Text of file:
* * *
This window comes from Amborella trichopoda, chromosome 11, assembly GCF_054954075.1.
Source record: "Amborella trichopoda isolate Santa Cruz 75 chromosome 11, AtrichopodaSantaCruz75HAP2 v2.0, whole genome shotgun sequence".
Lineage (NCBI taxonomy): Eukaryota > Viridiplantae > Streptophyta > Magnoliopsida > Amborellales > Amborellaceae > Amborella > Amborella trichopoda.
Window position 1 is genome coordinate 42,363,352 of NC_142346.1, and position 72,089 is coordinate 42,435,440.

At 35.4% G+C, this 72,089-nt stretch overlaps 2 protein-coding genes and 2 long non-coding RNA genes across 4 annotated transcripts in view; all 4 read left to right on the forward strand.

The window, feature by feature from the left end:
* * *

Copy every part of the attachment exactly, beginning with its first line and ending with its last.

This window comes from Amborella trichopoda, chromosome 11, assembly GCF_054954075.1.
Source record: "Amborella trichopoda isolate Santa Cruz 75 chromosome 11, AtrichopodaSantaCruz75HAP2 v2.0, whole genome shotgun sequence".
Lineage (NCBI taxonomy): Eukaryota > Viridiplantae > Streptophyta > Magnoliopsida > Amborellales > Amborellaceae > Amborella > Amborella trichopoda.
Window position 1 is genome coordinate 42,363,352 of NC_142346.1, and position 72,089 is coordinate 42,435,440.

At 35.4% G+C, this 72,089-nt stretch overlaps 2 protein-coding genes and 2 long non-coding RNA genes across 4 annotated transcripts in view; all 4 read left to right on the forward strand.

The window, feature by feature from the left end: